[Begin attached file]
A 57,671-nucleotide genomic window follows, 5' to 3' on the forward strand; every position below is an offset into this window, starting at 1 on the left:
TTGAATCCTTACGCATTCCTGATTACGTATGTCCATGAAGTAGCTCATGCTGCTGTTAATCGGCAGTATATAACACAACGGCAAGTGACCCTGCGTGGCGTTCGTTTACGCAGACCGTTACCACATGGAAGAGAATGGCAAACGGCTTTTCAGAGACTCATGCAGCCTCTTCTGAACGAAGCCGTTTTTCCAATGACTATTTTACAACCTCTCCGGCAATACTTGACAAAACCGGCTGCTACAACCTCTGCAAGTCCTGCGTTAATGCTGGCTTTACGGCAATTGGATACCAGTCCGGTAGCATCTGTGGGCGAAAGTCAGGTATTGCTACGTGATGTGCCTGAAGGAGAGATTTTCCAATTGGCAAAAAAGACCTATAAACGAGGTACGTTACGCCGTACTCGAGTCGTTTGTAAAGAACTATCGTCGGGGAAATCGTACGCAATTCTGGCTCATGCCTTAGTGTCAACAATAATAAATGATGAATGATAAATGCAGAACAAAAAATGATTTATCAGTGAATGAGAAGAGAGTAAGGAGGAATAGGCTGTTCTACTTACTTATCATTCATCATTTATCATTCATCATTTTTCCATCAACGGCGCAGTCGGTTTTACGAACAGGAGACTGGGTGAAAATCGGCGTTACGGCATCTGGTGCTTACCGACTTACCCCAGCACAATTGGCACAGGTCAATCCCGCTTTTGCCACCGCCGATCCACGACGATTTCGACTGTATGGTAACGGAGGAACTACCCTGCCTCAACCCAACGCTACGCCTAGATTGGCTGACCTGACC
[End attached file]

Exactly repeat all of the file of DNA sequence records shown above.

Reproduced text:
A 57,671-nucleotide genomic window follows, 5' to 3' on the forward strand; every position below is an offset into this window, starting at 1 on the left:
TTGAATCCTTACGCATTCCTGATTACGTATGTCCATGAAGTAGCTCATGCTGCTGTTAATCGGCAGTATATAACACAACGGCAAGTGACCCTGCGTGGCGTTCGTTTACGCAGACCGTTACCACATGGAAGAGAATGGCAAACGGCTTTTCAGAGACTCATGCAGCCTCTTCTGAACGAAGCCGTTTTTCCAATGACTATTTTACAACCTCTCCGGCAATACTTGACAAAACCGGCTGCTACAACCTCTGCAAGTCCTGCGTTAATGCTGGCTTTACGGCAATTGGATACCAGTCCGGTAGCATCTGTGGGCGAAAGTCAGGTATTGCTACGTGATGTGCCTGAAGGAGAGATTTTCCAATTGGCAAAAAAGACCTATAAACGAGGTACGTTACGCCGTACTCGAGTCGTTTGTAAAGAACTATCGTCGGGGAAATCGTACGCAATTCTGGCTCATGCCTTAGTGTCAACAATAATAAATGATGAATGATAAATGCAGAACAAAAAATGATTTATCAGTGAATGAGAAGAGAGTAAGGAGGAATAGGCTGTTCTACTTACTTATCATTCATCATTTATCATTCATCATTTTTCCATCAACGGCGCAGTCGGTTTTACGAACAGGAGACTGGGTGAAAATCGGCGTTACGGCATCTGGTGCTTACCGACTTACCCCAGCACAATTGGCACAGGTCAATCCCGCTTTTGCCACCGCCGATCCACGACGATTTCGACTGTATGGTAACGGAGGAACTACCCTGCCTCAACCCAACGCTACGCCTAGATTGGCTGACCTGACC